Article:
There are a million ways to stay up in the Premier League – throw everyone forward, park the bus, lump it long, pass it through, spend millions or spend what you can afford – it is always interesting to see how the bottom clubs approach it. One thing is for sure though. However they play and whatever their strategy is, anything can happen in the Premier League. Especially at the bottom of the table.
Birkir Bjarnason highlights Steve Bruce error by shackling Messi and co
The Icelandic midfielder put in an exceptional performance at the World Cup this weekend.
Two years ago saw Iceland midfielder Birkir Bjarnason first come to Europe’s attention with some excellent performances in the European Championships. Now, he is doing the same thing on the world stage.
The 30-year-old midfielder put in an exceptional performance for his country this weekend as they drew 1-1 with Argentina. He delivered a brilliant man-marking exercise on Lionel Messi which kept the Barcelona hero quiet for much of the 90 minutes.
The Aston Villa star was the talk of Twitter with his crunching challenges and relentless pressure telling on the Argentina superstars. Pictures comparing him to Thor abounded.
What this performance also showed is how big a mistake Aston Villa boss Steve Bruce made in the Championship play-off final.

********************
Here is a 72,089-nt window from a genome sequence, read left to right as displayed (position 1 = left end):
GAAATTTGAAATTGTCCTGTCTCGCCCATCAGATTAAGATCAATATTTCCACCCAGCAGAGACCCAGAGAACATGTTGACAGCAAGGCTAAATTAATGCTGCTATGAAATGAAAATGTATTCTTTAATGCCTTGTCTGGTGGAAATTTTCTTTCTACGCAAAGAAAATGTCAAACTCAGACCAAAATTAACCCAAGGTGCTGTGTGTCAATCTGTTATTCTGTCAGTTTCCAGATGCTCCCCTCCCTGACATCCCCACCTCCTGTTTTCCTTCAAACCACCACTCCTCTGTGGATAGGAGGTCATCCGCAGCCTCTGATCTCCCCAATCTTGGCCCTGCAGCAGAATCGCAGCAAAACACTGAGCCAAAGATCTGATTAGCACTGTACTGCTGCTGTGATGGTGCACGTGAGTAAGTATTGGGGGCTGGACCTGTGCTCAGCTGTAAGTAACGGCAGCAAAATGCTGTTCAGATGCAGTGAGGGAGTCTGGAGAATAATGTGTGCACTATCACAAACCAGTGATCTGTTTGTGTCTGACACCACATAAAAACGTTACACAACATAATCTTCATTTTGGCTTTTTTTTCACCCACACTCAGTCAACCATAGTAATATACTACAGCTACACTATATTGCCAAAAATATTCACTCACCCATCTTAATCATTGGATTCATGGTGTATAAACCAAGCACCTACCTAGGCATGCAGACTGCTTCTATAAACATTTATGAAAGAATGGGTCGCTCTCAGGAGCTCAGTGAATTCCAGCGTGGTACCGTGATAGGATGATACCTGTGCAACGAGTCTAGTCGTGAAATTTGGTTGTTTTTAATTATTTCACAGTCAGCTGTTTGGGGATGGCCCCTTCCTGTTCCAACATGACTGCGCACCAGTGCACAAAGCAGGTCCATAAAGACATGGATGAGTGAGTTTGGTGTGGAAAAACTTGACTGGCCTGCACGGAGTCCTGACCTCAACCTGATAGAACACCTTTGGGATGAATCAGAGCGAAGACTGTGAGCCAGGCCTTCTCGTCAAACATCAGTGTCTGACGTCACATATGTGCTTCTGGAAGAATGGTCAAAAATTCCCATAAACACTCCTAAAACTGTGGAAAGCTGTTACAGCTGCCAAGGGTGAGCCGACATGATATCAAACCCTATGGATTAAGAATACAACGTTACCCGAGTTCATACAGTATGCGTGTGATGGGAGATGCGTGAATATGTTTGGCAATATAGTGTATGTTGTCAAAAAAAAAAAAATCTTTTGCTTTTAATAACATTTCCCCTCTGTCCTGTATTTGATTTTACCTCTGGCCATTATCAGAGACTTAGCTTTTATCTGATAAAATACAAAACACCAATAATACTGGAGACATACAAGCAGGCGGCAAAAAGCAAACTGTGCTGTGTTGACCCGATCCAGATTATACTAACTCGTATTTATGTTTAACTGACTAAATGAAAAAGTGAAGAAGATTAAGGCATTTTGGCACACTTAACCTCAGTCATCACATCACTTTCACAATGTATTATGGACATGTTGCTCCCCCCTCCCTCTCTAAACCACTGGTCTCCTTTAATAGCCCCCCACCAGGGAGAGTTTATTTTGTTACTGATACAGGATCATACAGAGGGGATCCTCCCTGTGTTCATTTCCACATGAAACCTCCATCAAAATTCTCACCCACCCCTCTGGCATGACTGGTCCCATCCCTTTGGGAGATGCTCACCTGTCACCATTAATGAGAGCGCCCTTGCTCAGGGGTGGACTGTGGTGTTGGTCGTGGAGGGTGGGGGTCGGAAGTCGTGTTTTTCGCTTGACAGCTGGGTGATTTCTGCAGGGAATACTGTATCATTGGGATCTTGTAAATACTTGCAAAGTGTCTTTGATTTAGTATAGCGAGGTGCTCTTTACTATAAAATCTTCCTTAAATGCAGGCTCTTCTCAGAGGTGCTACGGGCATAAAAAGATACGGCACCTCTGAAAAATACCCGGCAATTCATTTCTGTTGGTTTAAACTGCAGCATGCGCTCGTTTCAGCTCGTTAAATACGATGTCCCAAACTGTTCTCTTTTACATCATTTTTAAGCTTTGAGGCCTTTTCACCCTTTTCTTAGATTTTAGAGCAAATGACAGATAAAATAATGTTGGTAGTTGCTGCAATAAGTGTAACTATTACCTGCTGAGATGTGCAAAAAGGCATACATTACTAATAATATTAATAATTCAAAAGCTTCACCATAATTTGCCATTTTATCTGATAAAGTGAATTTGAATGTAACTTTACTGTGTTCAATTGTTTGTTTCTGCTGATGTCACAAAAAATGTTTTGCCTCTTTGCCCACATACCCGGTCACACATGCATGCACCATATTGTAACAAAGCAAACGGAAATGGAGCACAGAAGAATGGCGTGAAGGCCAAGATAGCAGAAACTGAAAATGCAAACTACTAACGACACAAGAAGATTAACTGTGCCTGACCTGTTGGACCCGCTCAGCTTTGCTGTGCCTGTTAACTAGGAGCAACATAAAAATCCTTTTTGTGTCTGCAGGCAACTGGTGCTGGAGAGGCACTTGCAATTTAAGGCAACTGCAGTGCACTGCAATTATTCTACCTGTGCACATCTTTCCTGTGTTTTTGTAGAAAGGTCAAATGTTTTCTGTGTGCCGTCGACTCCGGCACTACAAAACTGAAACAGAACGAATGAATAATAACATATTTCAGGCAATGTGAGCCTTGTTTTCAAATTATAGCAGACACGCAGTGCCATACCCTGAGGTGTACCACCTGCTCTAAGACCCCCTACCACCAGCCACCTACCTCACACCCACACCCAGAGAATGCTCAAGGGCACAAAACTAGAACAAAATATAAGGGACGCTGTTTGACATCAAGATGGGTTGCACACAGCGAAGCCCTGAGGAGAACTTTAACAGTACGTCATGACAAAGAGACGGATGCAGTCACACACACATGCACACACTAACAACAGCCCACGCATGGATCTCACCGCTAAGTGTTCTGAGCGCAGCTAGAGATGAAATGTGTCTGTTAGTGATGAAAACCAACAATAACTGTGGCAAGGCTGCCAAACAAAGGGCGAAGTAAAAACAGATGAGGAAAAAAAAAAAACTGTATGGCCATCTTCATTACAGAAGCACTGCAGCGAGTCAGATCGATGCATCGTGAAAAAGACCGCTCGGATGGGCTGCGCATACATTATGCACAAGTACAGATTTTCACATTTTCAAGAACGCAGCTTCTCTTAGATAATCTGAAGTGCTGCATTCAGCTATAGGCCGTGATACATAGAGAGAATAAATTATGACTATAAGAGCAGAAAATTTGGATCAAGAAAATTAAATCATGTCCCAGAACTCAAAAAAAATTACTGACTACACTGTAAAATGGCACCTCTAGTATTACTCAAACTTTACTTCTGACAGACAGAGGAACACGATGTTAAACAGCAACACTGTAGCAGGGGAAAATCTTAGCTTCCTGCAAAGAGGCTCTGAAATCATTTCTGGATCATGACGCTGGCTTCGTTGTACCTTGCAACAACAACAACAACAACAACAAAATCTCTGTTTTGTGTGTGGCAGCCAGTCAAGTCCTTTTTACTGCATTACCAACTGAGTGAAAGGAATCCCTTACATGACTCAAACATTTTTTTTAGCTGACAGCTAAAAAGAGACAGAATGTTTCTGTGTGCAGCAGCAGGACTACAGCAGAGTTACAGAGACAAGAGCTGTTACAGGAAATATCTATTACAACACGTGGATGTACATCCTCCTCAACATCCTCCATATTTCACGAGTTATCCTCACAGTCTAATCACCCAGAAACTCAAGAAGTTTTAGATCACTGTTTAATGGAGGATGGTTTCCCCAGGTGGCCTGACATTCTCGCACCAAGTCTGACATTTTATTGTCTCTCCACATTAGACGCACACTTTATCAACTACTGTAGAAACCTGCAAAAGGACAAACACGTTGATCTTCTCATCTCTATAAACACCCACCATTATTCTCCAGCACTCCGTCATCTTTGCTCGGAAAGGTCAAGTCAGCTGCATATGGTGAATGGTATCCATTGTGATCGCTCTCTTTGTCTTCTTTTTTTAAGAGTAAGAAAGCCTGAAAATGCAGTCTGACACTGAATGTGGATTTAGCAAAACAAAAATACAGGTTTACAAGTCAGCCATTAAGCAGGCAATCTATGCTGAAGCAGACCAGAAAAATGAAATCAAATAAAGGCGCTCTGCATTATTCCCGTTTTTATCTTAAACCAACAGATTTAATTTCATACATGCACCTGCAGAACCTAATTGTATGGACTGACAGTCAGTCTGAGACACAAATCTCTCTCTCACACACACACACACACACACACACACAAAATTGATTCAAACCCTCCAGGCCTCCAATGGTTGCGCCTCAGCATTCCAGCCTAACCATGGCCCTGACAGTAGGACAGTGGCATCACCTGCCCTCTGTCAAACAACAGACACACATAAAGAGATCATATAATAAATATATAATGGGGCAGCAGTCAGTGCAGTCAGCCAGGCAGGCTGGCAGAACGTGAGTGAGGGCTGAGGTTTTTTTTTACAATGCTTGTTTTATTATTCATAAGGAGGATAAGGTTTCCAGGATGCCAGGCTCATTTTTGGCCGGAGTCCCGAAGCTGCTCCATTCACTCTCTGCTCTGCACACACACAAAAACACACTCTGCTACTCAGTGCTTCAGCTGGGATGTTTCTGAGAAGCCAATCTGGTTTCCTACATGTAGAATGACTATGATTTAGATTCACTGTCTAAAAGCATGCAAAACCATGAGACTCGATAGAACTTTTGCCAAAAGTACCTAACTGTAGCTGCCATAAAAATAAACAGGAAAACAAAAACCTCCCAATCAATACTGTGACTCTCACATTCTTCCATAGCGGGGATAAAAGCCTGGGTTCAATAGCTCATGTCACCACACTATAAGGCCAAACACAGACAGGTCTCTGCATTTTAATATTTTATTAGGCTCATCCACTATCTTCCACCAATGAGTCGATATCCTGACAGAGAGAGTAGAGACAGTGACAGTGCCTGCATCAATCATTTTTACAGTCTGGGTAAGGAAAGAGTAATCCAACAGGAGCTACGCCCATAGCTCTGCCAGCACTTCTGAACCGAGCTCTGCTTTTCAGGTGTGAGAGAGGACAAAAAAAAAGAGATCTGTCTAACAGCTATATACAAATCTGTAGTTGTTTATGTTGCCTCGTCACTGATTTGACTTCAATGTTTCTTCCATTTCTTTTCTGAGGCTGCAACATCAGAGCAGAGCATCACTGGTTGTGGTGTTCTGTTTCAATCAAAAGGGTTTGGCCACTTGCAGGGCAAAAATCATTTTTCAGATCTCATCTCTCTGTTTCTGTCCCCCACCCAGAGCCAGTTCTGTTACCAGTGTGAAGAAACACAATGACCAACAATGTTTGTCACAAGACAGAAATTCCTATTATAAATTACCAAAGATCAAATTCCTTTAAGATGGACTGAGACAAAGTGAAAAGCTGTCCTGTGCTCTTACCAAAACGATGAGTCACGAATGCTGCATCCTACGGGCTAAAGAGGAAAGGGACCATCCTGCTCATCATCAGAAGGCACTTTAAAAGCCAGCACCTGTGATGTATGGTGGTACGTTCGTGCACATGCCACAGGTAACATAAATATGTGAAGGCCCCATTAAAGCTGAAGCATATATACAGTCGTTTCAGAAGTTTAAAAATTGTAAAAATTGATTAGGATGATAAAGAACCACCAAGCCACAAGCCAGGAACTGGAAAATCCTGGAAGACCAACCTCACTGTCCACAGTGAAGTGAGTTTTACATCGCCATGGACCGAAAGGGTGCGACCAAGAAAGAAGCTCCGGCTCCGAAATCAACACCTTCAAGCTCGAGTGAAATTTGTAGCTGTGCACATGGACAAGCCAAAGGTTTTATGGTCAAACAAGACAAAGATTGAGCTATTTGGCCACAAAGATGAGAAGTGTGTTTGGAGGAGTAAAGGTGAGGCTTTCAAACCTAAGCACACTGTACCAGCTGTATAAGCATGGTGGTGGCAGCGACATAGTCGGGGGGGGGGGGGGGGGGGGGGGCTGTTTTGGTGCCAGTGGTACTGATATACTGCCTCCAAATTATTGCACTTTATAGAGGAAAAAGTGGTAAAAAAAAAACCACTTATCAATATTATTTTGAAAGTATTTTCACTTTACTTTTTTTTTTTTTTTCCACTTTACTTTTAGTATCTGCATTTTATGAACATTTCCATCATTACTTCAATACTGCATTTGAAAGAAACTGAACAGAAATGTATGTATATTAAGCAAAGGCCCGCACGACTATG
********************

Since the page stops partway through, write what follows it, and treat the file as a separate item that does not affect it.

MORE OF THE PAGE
Bjarnason was left on the bench by Bruce for the biggest game of Villa’s season. Bjarnason is a big game player. He has played in the Champions League and Europa League with Basel and in numerous crunch fixtures with Iceland. Leaving a player of this magnitude on the bench v Fulham was a massive error and it was highlighted yesterday afternoon as he shackled the Albiceleste.
Bjarnason turned his Villa career around after nearly leaving in January and wants to stay next season, despite the play-off snub. However, with the World Cup a massive showcase more performances like this will see him hit the radar of other teams.
Given Aston Villa’s current financial situation a handsome offer for the midfielder would be accepted.
But if not, ‘Thor’ could play a huge role in keeping Aston Villa competitive next season.
Jack Grealish could become next Dele Alli at Tottenham under Mauricio Pochettino
Tottenham are in pursuit of the Championship talent.